2. EU commitment to development
The EU provides more than 50 percent of all development aid worldwide. Its development policies are fully in line with the MDGs, aiming to end poverty via sustainable means.
EU partnerships and dialogues with developing countries promote among other things respect for human rights, peace and democracy. It is also the most important economic and trade partner for developing countries, offering special trade benefits to the least developed countries (LDCs).
As the largest donor of development assistance, the EU is committed to improving aid effectiveness. Adoption of the Paris Declaration on Aid Effectiveness in 2005 was due, in no small measure, to the strong input provided by the EU.
EU development policy
EU policy is based on the European Consensus on Development, 2005, which guides the work of the Council, EP and EC under a shared vision. This is backed up by the Policy Coherence for Development, which ties EU development work to 12 other policy areas including trade, security and agriculture.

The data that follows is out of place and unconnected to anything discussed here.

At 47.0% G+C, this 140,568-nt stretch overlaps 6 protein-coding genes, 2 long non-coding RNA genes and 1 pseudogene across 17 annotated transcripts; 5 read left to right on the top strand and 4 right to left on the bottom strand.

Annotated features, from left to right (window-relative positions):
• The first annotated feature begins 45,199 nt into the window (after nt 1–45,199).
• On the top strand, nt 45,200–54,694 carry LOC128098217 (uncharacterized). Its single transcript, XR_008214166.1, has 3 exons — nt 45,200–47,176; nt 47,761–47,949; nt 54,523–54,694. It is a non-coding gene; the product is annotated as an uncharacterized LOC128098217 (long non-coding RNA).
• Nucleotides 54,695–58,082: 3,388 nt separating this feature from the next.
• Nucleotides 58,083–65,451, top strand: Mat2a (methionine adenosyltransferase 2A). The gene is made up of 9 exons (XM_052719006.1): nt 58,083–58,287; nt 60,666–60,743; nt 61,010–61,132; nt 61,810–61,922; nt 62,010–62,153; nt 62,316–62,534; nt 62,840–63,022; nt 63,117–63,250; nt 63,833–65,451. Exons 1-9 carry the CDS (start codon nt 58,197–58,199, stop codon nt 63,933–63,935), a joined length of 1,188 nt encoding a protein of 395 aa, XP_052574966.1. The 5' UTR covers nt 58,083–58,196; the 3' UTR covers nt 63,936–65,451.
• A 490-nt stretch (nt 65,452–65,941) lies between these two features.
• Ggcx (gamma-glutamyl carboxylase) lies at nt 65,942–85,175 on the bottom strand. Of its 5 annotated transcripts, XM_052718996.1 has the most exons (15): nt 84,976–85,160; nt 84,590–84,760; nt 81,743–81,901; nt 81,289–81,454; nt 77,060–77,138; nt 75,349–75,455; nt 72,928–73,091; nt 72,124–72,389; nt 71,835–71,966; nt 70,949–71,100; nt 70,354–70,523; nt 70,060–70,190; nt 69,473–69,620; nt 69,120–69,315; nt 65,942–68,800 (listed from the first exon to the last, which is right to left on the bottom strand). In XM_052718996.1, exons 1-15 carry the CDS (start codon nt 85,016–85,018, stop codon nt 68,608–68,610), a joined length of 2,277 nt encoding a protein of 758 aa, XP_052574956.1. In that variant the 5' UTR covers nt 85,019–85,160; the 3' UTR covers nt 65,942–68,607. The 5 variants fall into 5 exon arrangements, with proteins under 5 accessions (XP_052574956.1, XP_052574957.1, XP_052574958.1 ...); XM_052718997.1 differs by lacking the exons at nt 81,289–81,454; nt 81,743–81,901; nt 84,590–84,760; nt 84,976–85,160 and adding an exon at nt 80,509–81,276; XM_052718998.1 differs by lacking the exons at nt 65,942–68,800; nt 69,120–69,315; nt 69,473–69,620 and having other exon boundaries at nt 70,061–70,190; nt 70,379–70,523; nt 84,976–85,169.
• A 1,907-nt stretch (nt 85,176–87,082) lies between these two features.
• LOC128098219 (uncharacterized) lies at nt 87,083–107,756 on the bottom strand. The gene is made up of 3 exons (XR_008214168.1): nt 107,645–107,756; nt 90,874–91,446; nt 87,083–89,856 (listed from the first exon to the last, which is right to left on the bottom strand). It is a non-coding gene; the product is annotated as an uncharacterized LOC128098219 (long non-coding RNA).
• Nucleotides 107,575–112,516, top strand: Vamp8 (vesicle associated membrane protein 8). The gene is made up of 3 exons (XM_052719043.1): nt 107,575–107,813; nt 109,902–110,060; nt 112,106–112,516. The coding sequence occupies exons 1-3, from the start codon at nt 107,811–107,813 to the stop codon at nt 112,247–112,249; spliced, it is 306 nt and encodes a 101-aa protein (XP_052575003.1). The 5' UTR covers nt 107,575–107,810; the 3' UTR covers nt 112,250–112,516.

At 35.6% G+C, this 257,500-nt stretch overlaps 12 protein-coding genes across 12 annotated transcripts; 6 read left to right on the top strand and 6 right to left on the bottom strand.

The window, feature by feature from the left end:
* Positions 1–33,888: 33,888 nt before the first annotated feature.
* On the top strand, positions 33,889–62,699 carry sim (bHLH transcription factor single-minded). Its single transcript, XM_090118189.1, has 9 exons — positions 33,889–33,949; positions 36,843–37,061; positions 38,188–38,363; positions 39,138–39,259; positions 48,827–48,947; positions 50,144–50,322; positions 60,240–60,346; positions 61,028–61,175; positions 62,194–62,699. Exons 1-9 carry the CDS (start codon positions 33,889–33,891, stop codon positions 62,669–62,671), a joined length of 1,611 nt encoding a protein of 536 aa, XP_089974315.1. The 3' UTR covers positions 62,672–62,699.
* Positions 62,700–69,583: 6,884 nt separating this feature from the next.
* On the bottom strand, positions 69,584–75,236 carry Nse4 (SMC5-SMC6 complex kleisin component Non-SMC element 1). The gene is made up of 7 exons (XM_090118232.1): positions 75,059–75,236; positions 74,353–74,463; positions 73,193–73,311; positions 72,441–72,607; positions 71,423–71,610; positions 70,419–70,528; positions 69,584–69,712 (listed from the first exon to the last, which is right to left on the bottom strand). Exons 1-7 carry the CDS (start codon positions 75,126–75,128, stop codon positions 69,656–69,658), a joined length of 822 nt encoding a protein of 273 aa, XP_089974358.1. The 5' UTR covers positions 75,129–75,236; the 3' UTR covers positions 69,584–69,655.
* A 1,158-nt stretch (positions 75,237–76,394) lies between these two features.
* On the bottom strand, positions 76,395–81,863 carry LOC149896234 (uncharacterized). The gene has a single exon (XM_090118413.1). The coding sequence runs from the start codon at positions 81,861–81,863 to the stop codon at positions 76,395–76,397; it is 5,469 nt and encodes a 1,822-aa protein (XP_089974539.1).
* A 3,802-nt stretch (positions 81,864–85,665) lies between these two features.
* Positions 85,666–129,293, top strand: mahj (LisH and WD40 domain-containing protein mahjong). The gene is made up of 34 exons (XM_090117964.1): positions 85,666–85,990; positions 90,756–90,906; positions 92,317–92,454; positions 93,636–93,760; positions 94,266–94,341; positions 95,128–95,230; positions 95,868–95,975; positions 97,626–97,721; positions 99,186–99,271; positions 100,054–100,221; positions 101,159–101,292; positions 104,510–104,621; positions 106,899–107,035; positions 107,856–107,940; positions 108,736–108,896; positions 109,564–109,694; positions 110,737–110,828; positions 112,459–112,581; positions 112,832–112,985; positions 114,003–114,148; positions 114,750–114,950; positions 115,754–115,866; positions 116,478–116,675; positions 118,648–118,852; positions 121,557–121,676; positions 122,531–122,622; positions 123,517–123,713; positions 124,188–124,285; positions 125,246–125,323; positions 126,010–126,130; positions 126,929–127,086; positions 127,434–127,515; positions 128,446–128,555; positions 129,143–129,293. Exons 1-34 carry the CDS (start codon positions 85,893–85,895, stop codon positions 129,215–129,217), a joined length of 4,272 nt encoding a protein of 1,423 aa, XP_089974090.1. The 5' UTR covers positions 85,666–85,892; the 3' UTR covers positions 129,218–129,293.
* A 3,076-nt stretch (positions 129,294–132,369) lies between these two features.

The European development consensus highlights four “cross-cutting issues”, which are key to development:
In 2007 the EC and EU governments adopted an EU Aid for Trade strategy to help developing countries better integrate into the rules-based world trading system and more effectively use trade to reduce poverty. The strategy commits the EU to channel more resources to Aid for Trade and to do more to improve delivery of results. On average, 15-20 percent of EU development aid can be classified as Aid for Trade, though the percentage varies greatly from country to country.
Key actors and relations
The European Commission’s work on development is run by 4 Directorates General (DGs).
- DG Development aims to end poverty in developing countries by promoting sustainable development, democracy, peace and security. It coordinates relations with African, Caribbean and Pacific states based on the Cotonou agreement, and monitors funding sent through the European Development Fund and Development Cooperation Instrument.
- DGECHO finances essential relief for victims of natural disasters and conflicts outside the EU. It sends fast relief to crisis zones, based on the principals of non-discrimination and impartiality. Its grants cover emergency aid worth over €700 million per year, including food to refugees and displaced persons. Around 18 million people are helped by ECHO each year, via 200 partners in the field.
- DG EuropeAidmanages EU external aid programmes. It ensures that development assistance is delivered worldwide and works closely with the EU neighbourhood, Russia, the African, Caribbean and Pacific regions, Latin America and Asia.